Wiki Update: Application Trigger (Issue)

Submitted for your review, comment, and/or revision, the following Wiki article has been updated:

Application Trigger

Primary Changes:

  1. Added table to clarify what type of Macro Group is needed for each app trigger type.


Running Keyboard Maestro 8.2.1 (8.2.1) on macOS 10.12.6

The text of the existing Wiki article is inconsistent with my testing. I just created a Macro to trigger on Excel activation, in a Macro Group available ONLY in Excel, and it fired when Excel launched.

EDIT: Just for grins, I duped the macro and put in BBEdit group, with BBEdit Activates Trigger. Same result.

The wiki states:

Caution: As with all triggers, the trigger will fire only if the Macro Group that contains it is active, which is based on the current foreground application before the specified application launches, or after the specified application is deactivated or quits. In practice, this means the Macro Groups that contain this trigger should be targeted at All Applications.

Be careful not to place macros with these triggers inside a macro group that is only active when the specified application is active. Otherwise, by the time the macro itself becomes active, the application has already launched and activated and so the macro will not fire.

My macro is very simple, but I will upload so you can see and test for yourself:

MACRO:   Test App Activation Trigger

~~~ VER: 1.0    2018-07-02 ~~~


Test App Activation Trigger.kmmacros (2.4 KB)
Note: This Macro was uploaded in a DISABLED state. You must enable before it can be triggered.


Macro Group


It might work for Activates, but it is very fragile. It does not work for Launches, Quits, or Deactivates.

As such, the trigger should not be restricted to only within the target application, it should be globally active. The trigger itself defines when the macro will first, rather than the macro group activation settings.

Technically, it would probably be ok for the macro group to be active both within the target application and within the previous or next application. But again, the behaviour would be quite fragile.

Hence, use the trigger in a macro that is active in all applications or you will likely get inconsistent results.

I don't understand the table in the wiki page.

Well, perhaps it should be removed.
Based on my testing (discussed above), I found that a trigger of "App Activates" need only be in a Group for that app. You say that's "very fragile". I don't know what that means. I have tested it quite a bit, as did another user, and it always works.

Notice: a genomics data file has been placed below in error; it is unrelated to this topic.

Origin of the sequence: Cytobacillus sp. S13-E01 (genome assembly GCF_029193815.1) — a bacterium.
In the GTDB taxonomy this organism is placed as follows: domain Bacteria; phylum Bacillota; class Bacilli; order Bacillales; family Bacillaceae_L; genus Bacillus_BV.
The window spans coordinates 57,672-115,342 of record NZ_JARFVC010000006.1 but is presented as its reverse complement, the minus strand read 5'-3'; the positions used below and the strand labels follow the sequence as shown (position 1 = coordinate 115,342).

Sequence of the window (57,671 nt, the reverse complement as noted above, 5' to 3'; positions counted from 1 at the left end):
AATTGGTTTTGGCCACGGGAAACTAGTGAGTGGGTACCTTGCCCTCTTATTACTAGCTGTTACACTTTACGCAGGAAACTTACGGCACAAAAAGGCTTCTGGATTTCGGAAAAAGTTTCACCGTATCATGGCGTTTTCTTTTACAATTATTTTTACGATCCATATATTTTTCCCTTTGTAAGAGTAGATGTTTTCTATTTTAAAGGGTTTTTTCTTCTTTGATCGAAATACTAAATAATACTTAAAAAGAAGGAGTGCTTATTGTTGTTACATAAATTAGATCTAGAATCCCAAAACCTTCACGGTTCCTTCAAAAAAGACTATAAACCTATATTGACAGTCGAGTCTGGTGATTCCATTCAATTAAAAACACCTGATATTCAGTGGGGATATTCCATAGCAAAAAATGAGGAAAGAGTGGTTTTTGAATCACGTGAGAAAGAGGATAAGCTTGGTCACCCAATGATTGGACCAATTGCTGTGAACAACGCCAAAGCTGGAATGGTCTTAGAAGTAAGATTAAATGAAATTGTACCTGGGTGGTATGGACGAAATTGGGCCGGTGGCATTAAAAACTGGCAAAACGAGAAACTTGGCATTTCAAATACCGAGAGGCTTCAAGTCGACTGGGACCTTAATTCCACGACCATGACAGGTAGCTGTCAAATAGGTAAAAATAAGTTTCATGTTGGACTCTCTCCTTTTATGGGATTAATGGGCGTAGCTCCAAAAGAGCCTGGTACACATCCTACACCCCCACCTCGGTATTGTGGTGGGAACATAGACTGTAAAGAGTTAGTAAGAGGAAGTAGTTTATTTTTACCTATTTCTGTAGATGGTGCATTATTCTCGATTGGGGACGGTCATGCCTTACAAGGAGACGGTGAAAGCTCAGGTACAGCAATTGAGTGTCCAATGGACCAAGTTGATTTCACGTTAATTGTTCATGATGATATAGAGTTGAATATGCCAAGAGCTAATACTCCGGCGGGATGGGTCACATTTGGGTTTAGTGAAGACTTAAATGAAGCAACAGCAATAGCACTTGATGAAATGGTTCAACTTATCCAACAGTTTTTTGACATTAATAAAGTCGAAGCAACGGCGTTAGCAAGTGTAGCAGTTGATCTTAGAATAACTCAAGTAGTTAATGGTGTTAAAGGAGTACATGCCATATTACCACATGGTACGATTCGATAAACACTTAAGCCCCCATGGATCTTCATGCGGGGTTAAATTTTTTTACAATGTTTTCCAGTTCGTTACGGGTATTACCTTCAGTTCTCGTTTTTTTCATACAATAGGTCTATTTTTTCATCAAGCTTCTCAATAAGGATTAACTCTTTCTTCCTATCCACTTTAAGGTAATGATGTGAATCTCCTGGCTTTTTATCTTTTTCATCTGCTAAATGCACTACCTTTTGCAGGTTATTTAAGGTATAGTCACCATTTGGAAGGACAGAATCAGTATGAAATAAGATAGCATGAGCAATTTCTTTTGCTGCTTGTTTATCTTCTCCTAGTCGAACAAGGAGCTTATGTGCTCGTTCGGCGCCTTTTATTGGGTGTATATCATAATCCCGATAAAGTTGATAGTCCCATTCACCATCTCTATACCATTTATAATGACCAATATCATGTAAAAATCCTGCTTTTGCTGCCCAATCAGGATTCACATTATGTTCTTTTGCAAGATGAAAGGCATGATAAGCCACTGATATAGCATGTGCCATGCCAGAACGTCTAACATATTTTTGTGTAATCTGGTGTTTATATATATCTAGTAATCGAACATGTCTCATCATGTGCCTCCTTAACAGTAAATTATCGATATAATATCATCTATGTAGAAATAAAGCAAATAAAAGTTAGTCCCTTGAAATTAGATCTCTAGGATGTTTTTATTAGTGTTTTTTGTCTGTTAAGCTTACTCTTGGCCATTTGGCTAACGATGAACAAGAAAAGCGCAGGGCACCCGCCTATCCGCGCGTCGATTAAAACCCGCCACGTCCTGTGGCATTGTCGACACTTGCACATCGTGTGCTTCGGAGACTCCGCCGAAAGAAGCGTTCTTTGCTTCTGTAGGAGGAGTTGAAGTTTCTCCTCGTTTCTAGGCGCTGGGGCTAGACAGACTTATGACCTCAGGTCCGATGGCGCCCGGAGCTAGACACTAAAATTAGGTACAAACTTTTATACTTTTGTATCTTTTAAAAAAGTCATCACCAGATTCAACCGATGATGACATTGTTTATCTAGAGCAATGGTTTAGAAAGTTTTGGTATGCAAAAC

This process make sense to me:

  1. App A is not running: "App A Activates" macro is inactive.
  2. App A launches
  3. This causes App A to be active and front most: "App A Activates" macro is now active, and so it is triggered.

What am I missing?

Well, it is fragile in the semantics of the trigger do not mean anything if the macro is not active before and after the trigger might be required to fire.

So if the macro is not active both before and after the application Launches, then the Application Launches trigger might not fire - which happens first, the macro becomes active/inactive or the trigger fires? Semantically, it is not well defined, so it might change depending on who knows what (some subtle change I make, some change to the speed of your Mac, some other system change, who knows). That is what I mean by fragile - a macro that works today might stop working tomorrow.

The same analysis applies for Application Quits/Activates/Deactivates. The for ensured correct behaviour, the macro must be active both before and after the change that would trigger the macro.

And this includes cases like an application launch that induces and application activation, if the macro is triggered by Application Activates, then the macro should be active before the application launches. Similarly, for Application Deactivates and the application quitting.

So that pretty much means if the macro uses an Application trigger, it should be active always, or pretty close to it, but certainly more than just when the target application is running or active.

There is no guarantee that those things have in a strict sequential order. The macro activation might be delayed for a very brief time for example.

In theory, you are correct, the sequence should always be:

  1. An application launches.
  2. Any macros that are active when an application is running should become active.
  3. The application becomes active.
  4. Any macros that are active when an application is active should become active.

However Application Launch triggers might be processed with at 1.5 or 2.5, and Application Activation triggers might be processed at either 3.5 or 4.5. And which one might vary from time to time (even with no changes to your Mac configuration). That alone, even under the best of circumstances pretty much requires the macros to be globally active.

And in practice, 2 might actually happen after 3 or even after 4. There is no iron-clad guarantee that macro activation happens instantly, or that notification about such things as activation or launching happens serially, they tend to be sent as notifications and notifications can be received out of order.